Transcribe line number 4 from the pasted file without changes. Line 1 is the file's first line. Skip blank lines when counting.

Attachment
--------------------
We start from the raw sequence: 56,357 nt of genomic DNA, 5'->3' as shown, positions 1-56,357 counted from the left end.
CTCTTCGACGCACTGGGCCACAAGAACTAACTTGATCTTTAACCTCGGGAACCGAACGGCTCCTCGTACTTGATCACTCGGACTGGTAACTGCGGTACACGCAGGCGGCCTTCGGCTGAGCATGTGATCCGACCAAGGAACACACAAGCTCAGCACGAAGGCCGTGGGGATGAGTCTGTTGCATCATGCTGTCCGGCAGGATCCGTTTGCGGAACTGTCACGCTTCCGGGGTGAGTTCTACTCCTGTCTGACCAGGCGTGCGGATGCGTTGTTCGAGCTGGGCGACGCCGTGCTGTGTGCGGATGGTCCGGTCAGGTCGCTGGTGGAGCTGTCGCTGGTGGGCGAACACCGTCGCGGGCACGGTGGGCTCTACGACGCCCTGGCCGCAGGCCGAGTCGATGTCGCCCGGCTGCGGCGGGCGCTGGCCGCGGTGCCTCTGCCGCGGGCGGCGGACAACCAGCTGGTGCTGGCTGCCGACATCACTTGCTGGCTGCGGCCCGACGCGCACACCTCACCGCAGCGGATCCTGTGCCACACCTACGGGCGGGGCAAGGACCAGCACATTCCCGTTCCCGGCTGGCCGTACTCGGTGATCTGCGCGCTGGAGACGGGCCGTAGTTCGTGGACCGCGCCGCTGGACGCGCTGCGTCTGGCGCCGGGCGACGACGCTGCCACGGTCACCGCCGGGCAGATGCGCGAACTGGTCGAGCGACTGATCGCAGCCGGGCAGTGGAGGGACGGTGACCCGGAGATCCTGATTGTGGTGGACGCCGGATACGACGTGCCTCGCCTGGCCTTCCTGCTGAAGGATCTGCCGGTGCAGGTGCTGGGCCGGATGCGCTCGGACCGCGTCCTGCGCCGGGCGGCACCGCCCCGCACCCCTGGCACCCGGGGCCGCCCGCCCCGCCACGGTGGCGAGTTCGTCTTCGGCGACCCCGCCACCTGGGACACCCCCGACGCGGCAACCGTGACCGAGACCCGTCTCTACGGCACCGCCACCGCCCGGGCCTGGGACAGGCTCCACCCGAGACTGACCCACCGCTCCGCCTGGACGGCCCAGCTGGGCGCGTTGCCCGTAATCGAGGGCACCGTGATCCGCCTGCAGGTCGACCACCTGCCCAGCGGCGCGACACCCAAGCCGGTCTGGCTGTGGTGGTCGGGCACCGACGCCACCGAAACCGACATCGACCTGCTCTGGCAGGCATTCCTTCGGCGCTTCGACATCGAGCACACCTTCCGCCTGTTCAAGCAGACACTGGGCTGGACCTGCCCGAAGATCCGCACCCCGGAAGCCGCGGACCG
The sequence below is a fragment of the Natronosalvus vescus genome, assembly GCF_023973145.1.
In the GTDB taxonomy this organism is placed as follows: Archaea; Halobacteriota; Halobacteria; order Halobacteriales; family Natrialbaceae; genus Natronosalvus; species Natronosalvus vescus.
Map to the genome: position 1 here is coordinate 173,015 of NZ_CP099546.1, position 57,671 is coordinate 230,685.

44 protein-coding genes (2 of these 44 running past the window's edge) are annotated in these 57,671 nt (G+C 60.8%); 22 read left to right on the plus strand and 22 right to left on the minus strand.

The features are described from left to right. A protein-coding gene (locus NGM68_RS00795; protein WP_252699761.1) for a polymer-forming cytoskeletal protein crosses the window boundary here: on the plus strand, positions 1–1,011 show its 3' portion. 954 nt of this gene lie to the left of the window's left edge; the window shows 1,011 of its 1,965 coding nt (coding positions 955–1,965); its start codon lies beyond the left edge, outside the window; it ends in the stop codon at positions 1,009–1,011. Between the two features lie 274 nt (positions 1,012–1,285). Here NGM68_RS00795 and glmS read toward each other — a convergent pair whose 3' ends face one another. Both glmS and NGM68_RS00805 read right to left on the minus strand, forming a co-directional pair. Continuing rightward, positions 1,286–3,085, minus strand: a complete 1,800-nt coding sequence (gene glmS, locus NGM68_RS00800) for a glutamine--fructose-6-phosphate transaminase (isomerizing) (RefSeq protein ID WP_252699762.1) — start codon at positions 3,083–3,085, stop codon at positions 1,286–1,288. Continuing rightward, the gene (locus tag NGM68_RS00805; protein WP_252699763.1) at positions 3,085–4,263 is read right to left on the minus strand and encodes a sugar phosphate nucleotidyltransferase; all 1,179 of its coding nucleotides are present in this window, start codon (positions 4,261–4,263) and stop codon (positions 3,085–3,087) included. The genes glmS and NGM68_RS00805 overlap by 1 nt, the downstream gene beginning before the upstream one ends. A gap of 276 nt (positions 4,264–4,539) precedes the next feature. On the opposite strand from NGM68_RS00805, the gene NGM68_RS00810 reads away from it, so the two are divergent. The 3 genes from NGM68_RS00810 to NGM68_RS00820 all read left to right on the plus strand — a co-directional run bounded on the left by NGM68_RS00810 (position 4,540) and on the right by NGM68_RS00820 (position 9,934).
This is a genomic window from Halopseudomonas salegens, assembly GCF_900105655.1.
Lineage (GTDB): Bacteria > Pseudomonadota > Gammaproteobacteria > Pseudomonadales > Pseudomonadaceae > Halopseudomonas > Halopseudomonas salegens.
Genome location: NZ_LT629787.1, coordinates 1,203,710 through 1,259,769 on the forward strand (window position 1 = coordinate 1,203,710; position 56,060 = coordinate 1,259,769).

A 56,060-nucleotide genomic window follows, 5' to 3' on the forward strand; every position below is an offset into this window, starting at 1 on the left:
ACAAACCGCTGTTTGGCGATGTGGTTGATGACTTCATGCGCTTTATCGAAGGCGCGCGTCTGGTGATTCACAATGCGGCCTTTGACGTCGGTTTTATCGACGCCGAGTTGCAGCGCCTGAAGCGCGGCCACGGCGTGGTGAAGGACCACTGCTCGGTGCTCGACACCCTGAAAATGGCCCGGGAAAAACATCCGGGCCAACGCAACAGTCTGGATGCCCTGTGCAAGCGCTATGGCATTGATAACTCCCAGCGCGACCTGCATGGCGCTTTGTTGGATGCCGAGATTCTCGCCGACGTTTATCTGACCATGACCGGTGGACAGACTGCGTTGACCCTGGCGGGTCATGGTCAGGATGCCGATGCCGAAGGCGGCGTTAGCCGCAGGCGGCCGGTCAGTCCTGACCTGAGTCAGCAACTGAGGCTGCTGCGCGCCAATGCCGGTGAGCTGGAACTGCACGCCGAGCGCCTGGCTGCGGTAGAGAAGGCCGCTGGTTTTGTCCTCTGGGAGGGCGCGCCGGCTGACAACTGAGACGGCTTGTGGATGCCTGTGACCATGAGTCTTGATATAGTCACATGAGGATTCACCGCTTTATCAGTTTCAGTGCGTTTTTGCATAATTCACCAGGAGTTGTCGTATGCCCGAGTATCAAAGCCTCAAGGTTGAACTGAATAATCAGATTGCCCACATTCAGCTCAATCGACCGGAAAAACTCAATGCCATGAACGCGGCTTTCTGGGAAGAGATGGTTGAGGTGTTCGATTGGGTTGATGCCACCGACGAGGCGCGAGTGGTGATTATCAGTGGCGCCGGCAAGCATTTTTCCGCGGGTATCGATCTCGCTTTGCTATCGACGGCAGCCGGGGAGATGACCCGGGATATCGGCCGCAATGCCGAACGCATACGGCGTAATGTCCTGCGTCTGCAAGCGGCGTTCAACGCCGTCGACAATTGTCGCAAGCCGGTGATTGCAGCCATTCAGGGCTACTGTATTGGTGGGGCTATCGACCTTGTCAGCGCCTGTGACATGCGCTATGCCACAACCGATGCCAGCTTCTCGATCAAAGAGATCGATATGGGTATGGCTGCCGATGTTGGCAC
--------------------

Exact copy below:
In the GTDB taxonomy this organism is placed as follows: Archaea; Halobacteriota; Halobacteria; order Halobacteriales; family Natrialbaceae; genus Natronosalvus; species Natronosalvus vescus.